Intel Springdale Showdown

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Intel Springdale Showdown - Page 7

The Springdale Showdown
Which board should you "spring" for?

Brought to you by Robert Maloney
July 10, 2003

PCMark 2002
Synthetic CPU and Memory Bandwidth Testing

One benchmark from Futuremark that we have become accustomed to using here is PCMark 2002. This test performs a series of intensive tasks such as image compression, text searches, and audio conversion to give us three scores: CPU, Memory, and Hard Disk Drive (HDD).   It also is a relatively quick process for comparing the performance of two or more systems.  We ran PCMark2002's "CPU" and "Memory" performance modules on all of the test systems, again with the CPU clocked at its default speed of 2.40GHz. 

PCMark2002's CPU performance module had the Asus P4P800 just narrowly edging MSI's 865PE Neo2.  From there, the Abit IS7 came in third, then the Chaintech 9PJL, and finally the Albatron 865PE Pro II.  Again, one only needs to look at the actual front side bus speeds to see that the top boards had the highest base speeds, and vice versa.  At a total difference from top to bottom of 1%, we can call this test a virtual tie as well.

Memory Test Technical details: (Quote Taken From Futuremark)

Raw read, write, and read-modify-write operations are performed starting from a 3072 kilobytes array decreasing in size to 1536 KB, 384 KB, 48 KB and finally 6 KB. Each size of block is tested two second and the amount of accessed data is given as result. In the STL container test a list of 116 byte elements is constructed and sorted by an integer pseudo-random key. The list is then iterated through as many times as possible for 2 seconds and the total size of the accessed elements is given as result. There are 6 runs of this test, with 24576 items in the largest run corresponding to a total data amount of 1536 KB, decreasing in size to 12288 items (768 KB), 6144 items (384 KB), 1536 items (96 KB), 768 items (48 KB) and 96 items in the smallest run corresponding to 6 KB of total data.


 
Here we saw larger differences between the leaders and the rest of the pack.  Asus and Abit have apparently not only "cracked the code", but have done so in a convincing manner.  While MSI and Albatron both have a memory performance mode option in their BIOS, their implementation did not provide as big of a boost.  Chaintech's 9PJL did not have any such optimization, landing in fifth place, a full 15% behind the top boards.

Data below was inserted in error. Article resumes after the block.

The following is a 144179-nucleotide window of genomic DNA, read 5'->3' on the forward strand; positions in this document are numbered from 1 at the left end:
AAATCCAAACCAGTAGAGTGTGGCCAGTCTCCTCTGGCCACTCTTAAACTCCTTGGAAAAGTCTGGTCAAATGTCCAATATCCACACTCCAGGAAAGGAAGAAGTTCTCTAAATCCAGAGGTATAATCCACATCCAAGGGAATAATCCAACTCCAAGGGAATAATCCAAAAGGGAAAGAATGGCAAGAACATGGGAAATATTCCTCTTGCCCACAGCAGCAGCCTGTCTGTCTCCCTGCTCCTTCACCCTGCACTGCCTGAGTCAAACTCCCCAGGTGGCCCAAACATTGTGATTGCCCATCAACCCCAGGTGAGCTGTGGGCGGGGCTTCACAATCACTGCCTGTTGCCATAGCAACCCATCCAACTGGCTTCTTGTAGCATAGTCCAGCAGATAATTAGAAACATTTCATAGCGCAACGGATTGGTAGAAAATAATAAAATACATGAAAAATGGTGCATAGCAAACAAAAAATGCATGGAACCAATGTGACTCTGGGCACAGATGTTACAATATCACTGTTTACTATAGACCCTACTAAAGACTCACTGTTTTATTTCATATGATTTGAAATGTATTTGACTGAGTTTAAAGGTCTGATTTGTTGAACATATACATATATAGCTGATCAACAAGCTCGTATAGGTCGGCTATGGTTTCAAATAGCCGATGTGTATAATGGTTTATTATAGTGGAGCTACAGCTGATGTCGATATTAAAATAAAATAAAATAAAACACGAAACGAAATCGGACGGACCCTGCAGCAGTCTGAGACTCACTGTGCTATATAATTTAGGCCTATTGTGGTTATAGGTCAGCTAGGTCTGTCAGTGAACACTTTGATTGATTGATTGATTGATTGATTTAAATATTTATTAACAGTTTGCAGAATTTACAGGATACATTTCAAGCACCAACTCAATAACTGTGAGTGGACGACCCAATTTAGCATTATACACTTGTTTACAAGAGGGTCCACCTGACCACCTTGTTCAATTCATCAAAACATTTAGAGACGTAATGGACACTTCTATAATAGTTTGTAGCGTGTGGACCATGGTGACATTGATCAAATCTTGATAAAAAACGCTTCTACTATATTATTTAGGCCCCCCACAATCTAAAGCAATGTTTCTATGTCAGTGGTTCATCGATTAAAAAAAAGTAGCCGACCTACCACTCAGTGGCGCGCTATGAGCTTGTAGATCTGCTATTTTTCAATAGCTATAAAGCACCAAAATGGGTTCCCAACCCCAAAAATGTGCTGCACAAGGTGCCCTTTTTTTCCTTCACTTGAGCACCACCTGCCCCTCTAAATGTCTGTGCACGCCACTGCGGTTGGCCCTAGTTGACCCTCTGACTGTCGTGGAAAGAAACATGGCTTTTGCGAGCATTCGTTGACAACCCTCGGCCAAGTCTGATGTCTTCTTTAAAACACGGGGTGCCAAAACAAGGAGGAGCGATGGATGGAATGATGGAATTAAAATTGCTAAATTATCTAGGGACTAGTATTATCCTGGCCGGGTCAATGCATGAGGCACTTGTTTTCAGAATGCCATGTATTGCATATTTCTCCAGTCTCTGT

Business & Content Creation Winstones
Simulated Application Performance

To test "Real World" application performance, we used eTesting Labs' Business and Content Creation Winstone 2002 benchmarks.  We'll directly quote ZD's eTestingLabs website for an explanation as to how Business Winstone 2002 derives its score. (Content Creation Winstone 2002 uses the same process, but the scripted activities are comprised of different, more bandwidth hungry applications.):

"Business Winstone is a system-level, application-based benchmark that measures a PC's overall performance when running today's top-selling Windows-based 32-bit applications on Windows 98, Windows 2000 (SP2 or later), Windows Me, or Windows XP. Business Winstone doesn't mimic what these packages do; it runs real applications through a series of scripted activities and uses the time a PC takes to complete those activities to produce its performance scores."

Business Winstone Applications:
  • Five Microsoft Office 2002 applications
    (Access, Excel, FrontPage, PowerPoint, and Word)

  • Microsoft Project 2000

  • Lotus Notes

  • WinZip 8.0

  • Norton Antivirus

  • Netscape Communicator

Content Creation Winstone Applications:
  • Adobe Photoshop 6.0.1

  • Adobe Premiere 6.0

  • Macromedia Director 8.5

  • Macromedia Dreamweaver UltraDev 4

  • Microsoft Windows Media Encoder 7.01.00.3055

  • Netscape Navigator 6/6.01

  • Sonic Foundry Sound Forge 5.0c (build 184)

 
 
 
 
 
The Asus P4P800 was at or near the top of the pack in each test, while the other four settled in right behind it.  The Business Winstone test is highly CPU and hard drive limited, and the higher clocked boards found themselves near the top.  The only real note to make was how the Chaintech board was nearly a point behind in each of the tests.  We are beginning to see some trends in performance testing, but how does this translate to gaming?

Gaming and 3DMark benchmarks

Tags:  Intel, WD, DOW, Show, SHO, spring

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